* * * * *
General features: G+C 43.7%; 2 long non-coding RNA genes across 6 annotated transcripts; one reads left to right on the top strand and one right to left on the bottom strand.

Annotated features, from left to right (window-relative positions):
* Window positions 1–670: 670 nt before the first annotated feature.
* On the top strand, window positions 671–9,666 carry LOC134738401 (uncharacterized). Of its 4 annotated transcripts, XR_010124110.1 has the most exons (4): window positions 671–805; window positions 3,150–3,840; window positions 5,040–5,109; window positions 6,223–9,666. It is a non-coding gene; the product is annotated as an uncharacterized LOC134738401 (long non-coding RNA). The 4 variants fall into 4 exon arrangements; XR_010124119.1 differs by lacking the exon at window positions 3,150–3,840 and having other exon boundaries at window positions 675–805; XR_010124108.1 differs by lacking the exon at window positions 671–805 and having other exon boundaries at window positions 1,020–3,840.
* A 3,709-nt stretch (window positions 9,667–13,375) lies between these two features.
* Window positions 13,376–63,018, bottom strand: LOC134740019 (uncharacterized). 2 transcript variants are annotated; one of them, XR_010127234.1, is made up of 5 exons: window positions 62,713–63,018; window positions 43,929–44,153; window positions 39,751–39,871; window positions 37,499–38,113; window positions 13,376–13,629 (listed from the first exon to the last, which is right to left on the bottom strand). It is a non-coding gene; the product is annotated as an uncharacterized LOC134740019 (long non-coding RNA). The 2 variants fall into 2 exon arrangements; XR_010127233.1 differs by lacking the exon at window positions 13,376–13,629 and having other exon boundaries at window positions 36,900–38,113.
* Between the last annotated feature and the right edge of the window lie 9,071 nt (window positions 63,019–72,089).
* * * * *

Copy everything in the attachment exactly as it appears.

General features: G+C 43.7%; 2 long non-coding RNA genes across 6 annotated transcripts; one reads left to right on the top strand and one right to left on the bottom strand.

Annotated features, from left to right (window-relative positions):
* Window positions 1–670: 670 nt before the first annotated feature.
* On the top strand, window positions 671–9,666 carry LOC134738401 (uncharacterized). Of its 4 annotated transcripts, XR_010124110.1 has the most exons (4): window positions 671–805; window positions 3,150–3,840; window positions 5,040–5,109; window positions 6,223–9,666. It is a non-coding gene; the product is annotated as an uncharacterized LOC134738401 (long non-coding RNA). The 4 variants fall into 4 exon arrangements; XR_010124119.1 differs by lacking the exon at window positions 3,150–3,840 and having other exon boundaries at window positions 675–805; XR_010124108.1 differs by lacking the exon at window positions 671–805 and having other exon boundaries at window positions 1,020–3,840.
* A 3,709-nt stretch (window positions 9,667–13,375) lies between these two features.
* Window positions 13,376–63,018, bottom strand: LOC134740019 (uncharacterized). 2 transcript variants are annotated; one of them, XR_010127234.1, is made up of 5 exons: window positions 62,713–63,018; window positions 43,929–44,153; window positions 39,751–39,871; window positions 37,499–38,113; window positions 13,376–13,629 (listed from the first exon to the last, which is right to left on the bottom strand). It is a non-coding gene; the product is annotated as an uncharacterized LOC134740019 (long non-coding RNA). The 2 variants fall into 2 exon arrangements; XR_010127233.1 differs by lacking the exon at window positions 13,376–13,629 and having other exon boundaries at window positions 36,900–38,113.
* Between the last annotated feature and the right edge of the window lie 9,071 nt (window positions 63,019–72,089).